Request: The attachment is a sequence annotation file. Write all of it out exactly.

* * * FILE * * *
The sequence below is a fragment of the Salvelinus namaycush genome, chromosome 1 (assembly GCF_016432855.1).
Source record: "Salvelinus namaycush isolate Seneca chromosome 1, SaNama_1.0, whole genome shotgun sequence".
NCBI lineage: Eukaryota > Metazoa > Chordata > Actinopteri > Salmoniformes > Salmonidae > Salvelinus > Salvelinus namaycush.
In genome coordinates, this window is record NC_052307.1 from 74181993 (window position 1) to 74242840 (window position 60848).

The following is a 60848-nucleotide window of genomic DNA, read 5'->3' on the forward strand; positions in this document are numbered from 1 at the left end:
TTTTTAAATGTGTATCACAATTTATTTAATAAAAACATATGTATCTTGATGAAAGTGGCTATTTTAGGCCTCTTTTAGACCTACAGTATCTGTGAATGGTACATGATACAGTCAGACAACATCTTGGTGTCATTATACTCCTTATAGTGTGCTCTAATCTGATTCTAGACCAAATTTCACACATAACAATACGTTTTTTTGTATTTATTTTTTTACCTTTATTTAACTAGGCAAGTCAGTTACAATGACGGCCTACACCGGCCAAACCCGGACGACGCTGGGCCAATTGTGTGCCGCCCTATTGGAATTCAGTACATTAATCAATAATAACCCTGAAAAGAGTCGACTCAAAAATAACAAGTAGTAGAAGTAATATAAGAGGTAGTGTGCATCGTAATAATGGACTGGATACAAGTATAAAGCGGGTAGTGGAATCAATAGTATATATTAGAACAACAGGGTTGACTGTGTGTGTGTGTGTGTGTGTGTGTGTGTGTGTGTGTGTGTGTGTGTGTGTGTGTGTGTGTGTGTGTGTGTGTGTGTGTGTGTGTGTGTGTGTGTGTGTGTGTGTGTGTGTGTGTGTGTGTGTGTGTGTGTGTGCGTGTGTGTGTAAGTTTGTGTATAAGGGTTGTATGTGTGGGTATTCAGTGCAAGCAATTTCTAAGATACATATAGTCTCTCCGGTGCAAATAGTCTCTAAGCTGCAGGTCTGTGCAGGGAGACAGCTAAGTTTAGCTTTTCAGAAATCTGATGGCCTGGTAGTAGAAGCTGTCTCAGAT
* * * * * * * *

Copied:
The sequence below is a fragment of the Salvelinus namaycush genome, chromosome 1 (assembly GCF_016432855.1).
Source record: "Salvelinus namaycush isolate Seneca chromosome 1, SaNama_1.0, whole genome shotgun sequence".
NCBI lineage: Eukaryota > Metazoa > Chordata > Actinopteri > Salmoniformes > Salmonidae > Salvelinus > Salvelinus namaycush.
In genome coordinates, this window is record NC_052307.1 from 74181993 (window position 1) to 74242840 (window position 60848).

The following is a 60848-nucleotide window of genomic DNA, read 5'->3' on the forward strand; positions in this document are numbered from 1 at the left end:
TTTTTAAATGTGTATCACAATTTATTTAATAAAAACATATGTATCTTGATGAAAGTGGCTATTTTAGGCCTCTTTTAGACCTACAGTATCTGTGAATGGTACATGATACAGTCAGACAACATCTTGGTGTCATTATACTCCTTATAGTGTGCTCTAATCTGATTCTAGACCAAATTTCACACATAACAATACGTTTTTTTGTATTTATTTTTTTACCTTTATTTAACTAGGCAAGTCAGTTACAATGACGGCCTACACCGGCCAAACCCGGACGACGCTGGGCCAATTGTGTGCCGCCCTATTGGAATTCAGTACATTAATCAATAATAACCCTGAAAAGAGTCGACTCAAAAATAACAAGTAGTAGAAGTAATATAAGAGGTAGTGTGCATCGTAATAATGGACTGGATACAAGTATAAAGCGGGTAGTGGAATCAATAGTATATATTAGAACAACAGGGTTGACTGTGTGTGTGTGTGTGTGTGTGTGTGTGTGTGTGTGTGTGTGTGTGTGTGTGTGTGTGTGTGTGTGTGTGTGTGTGTGTGTGTGTGTGTGTGTGTGTGTGTGTGTGTGTGTGTGTGTGTGTGTGTGTGTGTGTGCGTGTGTGTGTAAGTTTGTGTATAAGGGTTGTATGTGTGGGTATTCAGTGCAAGCAATTTCTAAGATACATATAGTCTCTCCGGTGCAAATAGTCTCTAAGCTGCAGGTCTGTGCAGGGAGACAGCTAAGTTTAGCTTTTCAGAAATCTGATGGCCTGGTAGTAGAAGCTGTCTCAGAT